Lawmaker seeks to overturn abortion waiting period

Lawmaker seeks to overturn abortion waiting period

A state lawmaker wants to make it easier for women to get abortions in Texas.

It was announced Wednesday that a bill will be filed in an attempt to overturn the controversial abortion waiting period.

Most observers at the state capitol agree chances are pretty slim for this effort to strike down the abortion waiting period law. Instead it seems this all about trying to make a statement.

The speaker's committee room next to the house chamber is where Representative Jessica Farrar scheduled her Wednesday morning news conference. It may be the closest thing to a full public hearing she is going to get on the bill she plans to file.

"I'm going to be really frank, I'm not expecting anything, a miracle to happen, but what I'm hoping to do is lift the level of discussion," Farrar said.

The Houston Democrat is using a new UT study to support legislation to overturn the 24 hour abortion waiting period law.

"I think it's just ridiculous that we do things to women to manipulate their minds instead of trusting that they already have made a very difficult decision, and the other is we don't put the woman first," Farrar said.

According to a report, researchers interviewed about 300 Texas women seeking abortions between August and December of last year.

The study indicated the women traveled an average of 42 miles to get to an abortion clinic. Everyone in the survey eventually had abortions and nearly a third claim the waiting period had a negative effect on their emotional wellbeing.

During the news conference a quote was read by one of the lead researchers from a woman who took part in the study.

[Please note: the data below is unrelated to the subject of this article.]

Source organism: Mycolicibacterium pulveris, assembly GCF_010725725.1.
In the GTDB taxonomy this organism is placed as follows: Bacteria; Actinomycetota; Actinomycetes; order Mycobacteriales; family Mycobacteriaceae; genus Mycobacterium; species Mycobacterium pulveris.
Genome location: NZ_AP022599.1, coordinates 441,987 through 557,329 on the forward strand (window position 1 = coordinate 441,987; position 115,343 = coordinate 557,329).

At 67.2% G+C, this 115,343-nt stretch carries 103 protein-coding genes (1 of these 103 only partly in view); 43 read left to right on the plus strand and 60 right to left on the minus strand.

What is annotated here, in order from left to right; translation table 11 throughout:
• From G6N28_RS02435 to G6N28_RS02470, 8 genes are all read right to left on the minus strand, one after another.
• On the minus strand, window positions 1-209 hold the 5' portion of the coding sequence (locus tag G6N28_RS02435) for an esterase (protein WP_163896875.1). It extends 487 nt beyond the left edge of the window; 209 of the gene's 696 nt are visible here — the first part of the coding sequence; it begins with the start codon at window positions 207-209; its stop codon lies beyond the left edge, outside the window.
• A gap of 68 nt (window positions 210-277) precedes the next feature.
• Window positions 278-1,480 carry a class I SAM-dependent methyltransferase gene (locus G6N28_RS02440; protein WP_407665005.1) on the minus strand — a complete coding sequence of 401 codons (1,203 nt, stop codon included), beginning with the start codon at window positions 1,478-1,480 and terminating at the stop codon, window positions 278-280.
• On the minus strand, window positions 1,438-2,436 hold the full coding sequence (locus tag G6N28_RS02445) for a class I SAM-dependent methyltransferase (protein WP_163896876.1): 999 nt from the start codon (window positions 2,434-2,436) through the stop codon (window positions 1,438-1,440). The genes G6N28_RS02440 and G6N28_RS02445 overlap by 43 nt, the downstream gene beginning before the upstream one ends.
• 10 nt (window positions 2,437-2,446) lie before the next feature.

"She said, at the end of the day a woman gets abortion, so we can say we have abortion services, but waiting 24 hours, for that 24 hours it is not my right to have an abortion. For that 24 hours you are holding back my right," said Dr. Daniel Grossman.

Those who support the 24 hour waiting period say the law is doing exactly what it was drafted to do.

When it was approved two years ago several moderate Democrats even voted for it.

"I think there was almost 2/3rds of the Legislature that support that, which is very uncommon particularly of an issue of this nature," said Jonathan Saenz with the nonprofit group Texas Values, who took part in the original debates in 2011.

He doubts the law is at risk of being overturned in this session.

"Because this is a decision, it's a big issue, and it impacts the lives of two different people," Saenz said.

As a side issue Representative Farrar says the study can be used to justify increasing funding for health programs designed to help low income women. That effort just may have a good chance of being successful in this session.

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